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Fremont football team earned confidence through hard work, friendship long before season started

SALT LAKE CITY — Fremont football coach Kory Bosgieter began convincing his team they could compete with the likes of undefeated powerhouse Bingham long before the football season ever began.

“That was done from January until August,” the coach said after Bingham defeated Fremont 35-12 in the 5A semifinals Thursday afternoon. “A big part of what we do in the off-season is teaching our kids our culture, getting them to understand our culture. That’s our nature; we’re not going to quit. I’m proud of our kids for that.”

In the end, Fremont had too many missed opportunities, including a failed drive right before halftime and coming up short on their first scoring drive of the second half, to pull off an upset of the top-ranked Miners.

“There’s a certain amount of want-to,” he said of the points the team left on the field, “But I thought our kids did a good job of bouncing off of that (the failed drive before halftime). …I wouldn’t trade them for anybody. We have the best kids in the world, and what a great school, great community we have. We still have enough old-school values around our place to make a difference.”

The Silverwolves were led in Thursday’s game by senior quarterback Saxton Morby, senior wide receiver/defensive back Haze Hadley and senior tight end/defensive end Colter Wilde.

“They’re big, and they wore us down,” said Morby, who finished with 223 yards passing and a touchdown. “We played our hearts out, but it didn’t come out the way we wanted.”

Hadley, who had 13 catches for 156 yards with one touchdown (and 236 all-purpose yards), said the team gave the game their best effort.

“We’ve worked so hard since January,” Hadley said. “We approached this just like every other week. We believed we could beat them. They just outplayed us. …We left here with no regrets, and that’s all you can ask for.”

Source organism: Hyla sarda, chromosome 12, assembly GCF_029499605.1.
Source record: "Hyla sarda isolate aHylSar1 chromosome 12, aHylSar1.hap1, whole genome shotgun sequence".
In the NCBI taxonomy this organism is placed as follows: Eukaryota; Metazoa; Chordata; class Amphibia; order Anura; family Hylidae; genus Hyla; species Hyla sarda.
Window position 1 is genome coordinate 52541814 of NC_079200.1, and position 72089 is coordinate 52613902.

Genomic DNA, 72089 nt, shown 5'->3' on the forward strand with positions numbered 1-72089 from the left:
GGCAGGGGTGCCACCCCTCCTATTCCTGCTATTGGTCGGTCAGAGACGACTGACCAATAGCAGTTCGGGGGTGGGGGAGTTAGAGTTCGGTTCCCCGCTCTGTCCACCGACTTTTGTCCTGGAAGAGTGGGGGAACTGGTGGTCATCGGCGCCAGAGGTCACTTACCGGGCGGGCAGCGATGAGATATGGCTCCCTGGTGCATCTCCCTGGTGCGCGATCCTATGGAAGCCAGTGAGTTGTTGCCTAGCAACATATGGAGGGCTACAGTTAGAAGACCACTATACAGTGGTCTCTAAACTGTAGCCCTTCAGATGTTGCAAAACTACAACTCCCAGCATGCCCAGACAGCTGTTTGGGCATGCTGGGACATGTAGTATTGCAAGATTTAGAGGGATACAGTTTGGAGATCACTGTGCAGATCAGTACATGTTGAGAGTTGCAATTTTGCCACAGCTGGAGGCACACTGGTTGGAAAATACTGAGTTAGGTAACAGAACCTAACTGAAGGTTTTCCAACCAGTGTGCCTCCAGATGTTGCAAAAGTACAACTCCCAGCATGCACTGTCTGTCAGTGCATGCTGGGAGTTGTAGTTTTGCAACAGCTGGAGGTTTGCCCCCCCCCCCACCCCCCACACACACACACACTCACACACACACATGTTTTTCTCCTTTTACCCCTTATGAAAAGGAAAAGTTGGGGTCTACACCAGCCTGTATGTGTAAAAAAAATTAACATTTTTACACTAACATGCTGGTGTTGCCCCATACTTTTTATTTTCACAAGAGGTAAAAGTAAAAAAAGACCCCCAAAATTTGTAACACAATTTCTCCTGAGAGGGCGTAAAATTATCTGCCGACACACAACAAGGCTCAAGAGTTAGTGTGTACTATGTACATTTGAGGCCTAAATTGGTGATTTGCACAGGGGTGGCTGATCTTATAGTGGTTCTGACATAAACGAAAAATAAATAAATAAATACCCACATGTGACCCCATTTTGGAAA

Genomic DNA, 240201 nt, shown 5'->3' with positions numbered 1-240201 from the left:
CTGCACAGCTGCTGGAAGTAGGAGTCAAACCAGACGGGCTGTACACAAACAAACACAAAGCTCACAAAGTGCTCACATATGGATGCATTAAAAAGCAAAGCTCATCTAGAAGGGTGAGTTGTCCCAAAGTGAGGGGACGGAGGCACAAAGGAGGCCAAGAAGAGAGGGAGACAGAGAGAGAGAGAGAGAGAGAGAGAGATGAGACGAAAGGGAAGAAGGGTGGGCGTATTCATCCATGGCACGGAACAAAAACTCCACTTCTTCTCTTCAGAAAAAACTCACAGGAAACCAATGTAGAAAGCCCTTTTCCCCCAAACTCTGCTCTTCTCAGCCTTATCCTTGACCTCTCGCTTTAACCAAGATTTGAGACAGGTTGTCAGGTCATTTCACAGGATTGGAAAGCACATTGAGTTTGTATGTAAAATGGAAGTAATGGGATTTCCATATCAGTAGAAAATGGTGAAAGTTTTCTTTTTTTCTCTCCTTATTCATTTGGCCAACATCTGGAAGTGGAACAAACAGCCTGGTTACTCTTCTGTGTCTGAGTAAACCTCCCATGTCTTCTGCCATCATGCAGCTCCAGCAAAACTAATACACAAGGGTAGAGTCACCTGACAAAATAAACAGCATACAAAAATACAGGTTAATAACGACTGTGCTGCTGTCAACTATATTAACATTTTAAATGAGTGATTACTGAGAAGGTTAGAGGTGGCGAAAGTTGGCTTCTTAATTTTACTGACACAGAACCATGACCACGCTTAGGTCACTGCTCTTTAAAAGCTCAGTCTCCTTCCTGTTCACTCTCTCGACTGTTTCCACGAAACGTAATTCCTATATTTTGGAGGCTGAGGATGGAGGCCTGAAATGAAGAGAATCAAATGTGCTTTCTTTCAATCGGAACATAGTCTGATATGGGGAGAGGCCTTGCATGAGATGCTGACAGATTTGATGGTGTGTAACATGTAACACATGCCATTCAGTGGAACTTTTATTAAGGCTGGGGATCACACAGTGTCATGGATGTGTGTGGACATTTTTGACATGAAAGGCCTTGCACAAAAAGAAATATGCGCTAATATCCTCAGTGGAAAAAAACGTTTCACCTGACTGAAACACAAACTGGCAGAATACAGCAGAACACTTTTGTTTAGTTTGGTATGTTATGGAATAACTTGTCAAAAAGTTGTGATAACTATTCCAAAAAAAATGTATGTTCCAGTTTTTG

With a huge smile and tears in his eyes, Wilde said he believes Fremont earned a spot in the 5A semifinals because they love, trust and play for each other.

“I think it’s our unity,” he said about what sets them apart. “We’re a family here. I think that will take you a long way. Hard work and being unified is going to get you farther. We’ve gone through a lot, and I call these guys my brothers because they’re as close as family.” The players acknowledged the size (in numbers and stature) difference but said that didn’t intimidate them at all.

“We’re not the biggest team out there, so we had to do a lot of hard work, a lot of fighting to get where we’re at. And we got to a place where we trusted each other. It was amazing.”

Generously listed as 5-foot-7 on the program Hadley sparked the team over and over with his effort and speed.

“Haze, the first time we saw him in our youth camp, he was probably 7 or 8, and it took about 16 seconds to realize he has 'it.' And the fact that he and Saxton played together for so long, there’s no substitute for that.”

Bosgieter said as impressive as the players are on the field, they’re even more impressive off the field — in the classroom and the community.

“Saxton is a tremendous athlete, but he’s a 4.0 student, 31 on the ACT, he’s the real deal,” Bosgieter said. “We had only three turnovers all season coming into this game, and that’s a guy who touches it every snap. That’s impressive.”

Email: adonaldson@deseretnews.com

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